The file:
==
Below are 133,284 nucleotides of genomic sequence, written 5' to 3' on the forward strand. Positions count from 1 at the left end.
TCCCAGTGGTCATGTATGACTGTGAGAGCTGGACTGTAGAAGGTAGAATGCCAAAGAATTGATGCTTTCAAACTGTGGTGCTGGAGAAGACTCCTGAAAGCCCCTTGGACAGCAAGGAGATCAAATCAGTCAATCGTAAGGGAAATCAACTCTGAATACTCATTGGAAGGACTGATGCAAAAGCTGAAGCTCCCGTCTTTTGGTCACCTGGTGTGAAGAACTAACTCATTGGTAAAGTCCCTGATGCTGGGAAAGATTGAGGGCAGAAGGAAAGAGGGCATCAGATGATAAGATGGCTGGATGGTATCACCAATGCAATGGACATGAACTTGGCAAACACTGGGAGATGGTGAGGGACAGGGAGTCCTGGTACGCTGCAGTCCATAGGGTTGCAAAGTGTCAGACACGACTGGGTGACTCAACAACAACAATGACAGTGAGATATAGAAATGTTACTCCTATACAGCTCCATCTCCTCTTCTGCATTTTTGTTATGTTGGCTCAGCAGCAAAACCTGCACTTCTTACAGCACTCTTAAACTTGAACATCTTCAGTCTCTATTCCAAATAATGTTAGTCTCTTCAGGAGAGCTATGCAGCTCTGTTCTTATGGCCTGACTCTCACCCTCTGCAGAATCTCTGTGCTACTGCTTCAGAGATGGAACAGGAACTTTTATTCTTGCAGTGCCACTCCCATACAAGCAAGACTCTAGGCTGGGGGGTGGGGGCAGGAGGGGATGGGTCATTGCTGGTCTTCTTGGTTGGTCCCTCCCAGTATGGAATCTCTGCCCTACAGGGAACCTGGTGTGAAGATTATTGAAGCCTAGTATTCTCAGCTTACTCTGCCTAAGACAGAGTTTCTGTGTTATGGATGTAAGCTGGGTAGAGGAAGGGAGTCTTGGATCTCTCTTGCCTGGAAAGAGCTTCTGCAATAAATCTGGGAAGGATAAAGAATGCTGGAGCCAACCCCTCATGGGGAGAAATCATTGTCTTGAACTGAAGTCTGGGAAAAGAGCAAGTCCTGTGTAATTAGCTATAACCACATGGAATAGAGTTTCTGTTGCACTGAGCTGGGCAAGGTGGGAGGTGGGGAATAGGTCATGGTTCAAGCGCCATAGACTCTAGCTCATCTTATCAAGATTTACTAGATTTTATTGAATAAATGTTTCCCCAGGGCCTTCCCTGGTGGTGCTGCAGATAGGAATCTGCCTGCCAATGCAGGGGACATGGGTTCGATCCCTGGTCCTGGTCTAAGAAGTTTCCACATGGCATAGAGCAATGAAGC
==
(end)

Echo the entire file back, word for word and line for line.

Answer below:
Below are 133,284 nucleotides of genomic sequence, written 5' to 3' on the forward strand. Positions count from 1 at the left end.
TCCCAGTGGTCATGTATGACTGTGAGAGCTGGACTGTAGAAGGTAGAATGCCAAAGAATTGATGCTTTCAAACTGTGGTGCTGGAGAAGACTCCTGAAAGCCCCTTGGACAGCAAGGAGATCAAATCAGTCAATCGTAAGGGAAATCAACTCTGAATACTCATTGGAAGGACTGATGCAAAAGCTGAAGCTCCCGTCTTTTGGTCACCTGGTGTGAAGAACTAACTCATTGGTAAAGTCCCTGATGCTGGGAAAGATTGAGGGCAGAAGGAAAGAGGGCATCAGATGATAAGATGGCTGGATGGTATCACCAATGCAATGGACATGAACTTGGCAAACACTGGGAGATGGTGAGGGACAGGGAGTCCTGGTACGCTGCAGTCCATAGGGTTGCAAAGTGTCAGACACGACTGGGTGACTCAACAACAACAATGACAGTGAGATATAGAAATGTTACTCCTATACAGCTCCATCTCCTCTTCTGCATTTTTGTTATGTTGGCTCAGCAGCAAAACCTGCACTTCTTACAGCACTCTTAAACTTGAACATCTTCAGTCTCTATTCCAAATAATGTTAGTCTCTTCAGGAGAGCTATGCAGCTCTGTTCTTATGGCCTGACTCTCACCCTCTGCAGAATCTCTGTGCTACTGCTTCAGAGATGGAACAGGAACTTTTATTCTTGCAGTGCCACTCCCATACAAGCAAGACTCTAGGCTGGGGGGTGGGGGCAGGAGGGGATGGGTCATTGCTGGTCTTCTTGGTTGGTCCCTCCCAGTATGGAATCTCTGCCCTACAGGGAACCTGGTGTGAAGATTATTGAAGCCTAGTATTCTCAGCTTACTCTGCCTAAGACAGAGTTTCTGTGTTATGGATGTAAGCTGGGTAGAGGAAGGGAGTCTTGGATCTCTCTTGCCTGGAAAGAGCTTCTGCAATAAATCTGGGAAGGATAAAGAATGCTGGAGCCAACCCCTCATGGGGAGAAATCATTGTCTTGAACTGAAGTCTGGGAAAAGAGCAAGTCCTGTGTAATTAGCTATAACCACATGGAATAGAGTTTCTGTTGCACTGAGCTGGGCAAGGTGGGAGGTGGGGAATAGGTCATGGTTCAAGCGCCATAGACTCTAGCTCATCTTATCAAGATTTACTAGATTTTATTGAATAAATGTTTCCCCAGGGCCTTCCCTGGTGGTGCTGCAGATAGGAATCTGCCTGCCAATGCAGGGGACATGGGTTCGATCCCTGGTCCTGGTCTAAGAAGTTTCCACATGGCATAGAGCAATGAAGC